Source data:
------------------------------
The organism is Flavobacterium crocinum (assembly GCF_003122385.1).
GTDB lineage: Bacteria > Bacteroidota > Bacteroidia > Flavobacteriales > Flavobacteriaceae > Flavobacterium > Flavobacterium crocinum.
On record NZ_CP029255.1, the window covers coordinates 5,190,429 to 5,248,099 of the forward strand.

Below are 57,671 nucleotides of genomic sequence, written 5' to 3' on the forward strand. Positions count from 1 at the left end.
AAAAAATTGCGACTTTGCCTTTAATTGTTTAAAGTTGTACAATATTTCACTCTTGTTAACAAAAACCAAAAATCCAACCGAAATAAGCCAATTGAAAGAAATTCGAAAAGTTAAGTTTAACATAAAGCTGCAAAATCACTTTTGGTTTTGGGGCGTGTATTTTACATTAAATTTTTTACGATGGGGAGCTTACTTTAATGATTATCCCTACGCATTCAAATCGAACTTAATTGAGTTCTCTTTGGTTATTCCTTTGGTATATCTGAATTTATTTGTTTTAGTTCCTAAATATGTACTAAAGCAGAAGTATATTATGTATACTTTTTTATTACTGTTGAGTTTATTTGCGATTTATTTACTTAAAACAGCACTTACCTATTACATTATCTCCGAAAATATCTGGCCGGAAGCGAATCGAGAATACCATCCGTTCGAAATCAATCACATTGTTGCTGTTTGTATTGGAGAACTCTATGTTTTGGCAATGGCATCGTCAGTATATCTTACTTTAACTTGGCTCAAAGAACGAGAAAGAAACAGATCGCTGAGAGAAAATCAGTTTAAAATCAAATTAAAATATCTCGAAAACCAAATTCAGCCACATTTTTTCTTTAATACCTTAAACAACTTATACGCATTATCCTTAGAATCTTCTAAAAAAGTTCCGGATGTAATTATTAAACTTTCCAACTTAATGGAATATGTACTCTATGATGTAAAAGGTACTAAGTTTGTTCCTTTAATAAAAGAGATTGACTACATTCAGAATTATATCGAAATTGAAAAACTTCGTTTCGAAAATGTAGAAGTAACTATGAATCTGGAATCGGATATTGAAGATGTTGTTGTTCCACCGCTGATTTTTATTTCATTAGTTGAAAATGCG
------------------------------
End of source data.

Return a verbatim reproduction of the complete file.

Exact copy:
The organism is Flavobacterium crocinum (assembly GCF_003122385.1).
GTDB lineage: Bacteria > Bacteroidota > Bacteroidia > Flavobacteriales > Flavobacteriaceae > Flavobacterium > Flavobacterium crocinum.
On record NZ_CP029255.1, the window covers coordinates 5,190,429 to 5,248,099 of the forward strand.

Below are 57,671 nucleotides of genomic sequence, written 5' to 3' on the forward strand. Positions count from 1 at the left end.
AAAAAATTGCGACTTTGCCTTTAATTGTTTAAAGTTGTACAATATTTCACTCTTGTTAACAAAAACCAAAAATCCAACCGAAATAAGCCAATTGAAAGAAATTCGAAAAGTTAAGTTTAACATAAAGCTGCAAAATCACTTTTGGTTTTGGGGCGTGTATTTTACATTAAATTTTTTACGATGGGGAGCTTACTTTAATGATTATCCCTACGCATTCAAATCGAACTTAATTGAGTTCTCTTTGGTTATTCCTTTGGTATATCTGAATTTATTTGTTTTAGTTCCTAAATATGTACTAAAGCAGAAGTATATTATGTATACTTTTTTATTACTGTTGAGTTTATTTGCGATTTATTTACTTAAAACAGCACTTACCTATTACATTATCTCCGAAAATATCTGGCCGGAAGCGAATCGAGAATACCATCCGTTCGAAATCAATCACATTGTTGCTGTTTGTATTGGAGAACTCTATGTTTTGGCAATGGCATCGTCAGTATATCTTACTTTAACTTGGCTCAAAGAACGAGAAAGAAACAGATCGCTGAGAGAAAATCAGTTTAAAATCAAATTAAAATATCTCGAAAACCAAATTCAGCCACATTTTTTCTTTAATACCTTAAACAACTTATACGCATTATCCTTAGAATCTTCTAAAAAAGTTCCGGATGTAATTATTAAACTTTCCAACTTAATGGAATATGTACTCTATGATGTAAAAGGTACTAAGTTTGTTCCTTTAATAAAAGAGATTGACTACATTCAGAATTATATCGAAATTGAAAAACTTCGTTTCGAAAATGTAGAAGTAACTATGAATCTGGAATCGGATATTGAAGATGTTGTTGTTCCACCGCTGATTTTTATTTCATTAGTTGAAAATGCG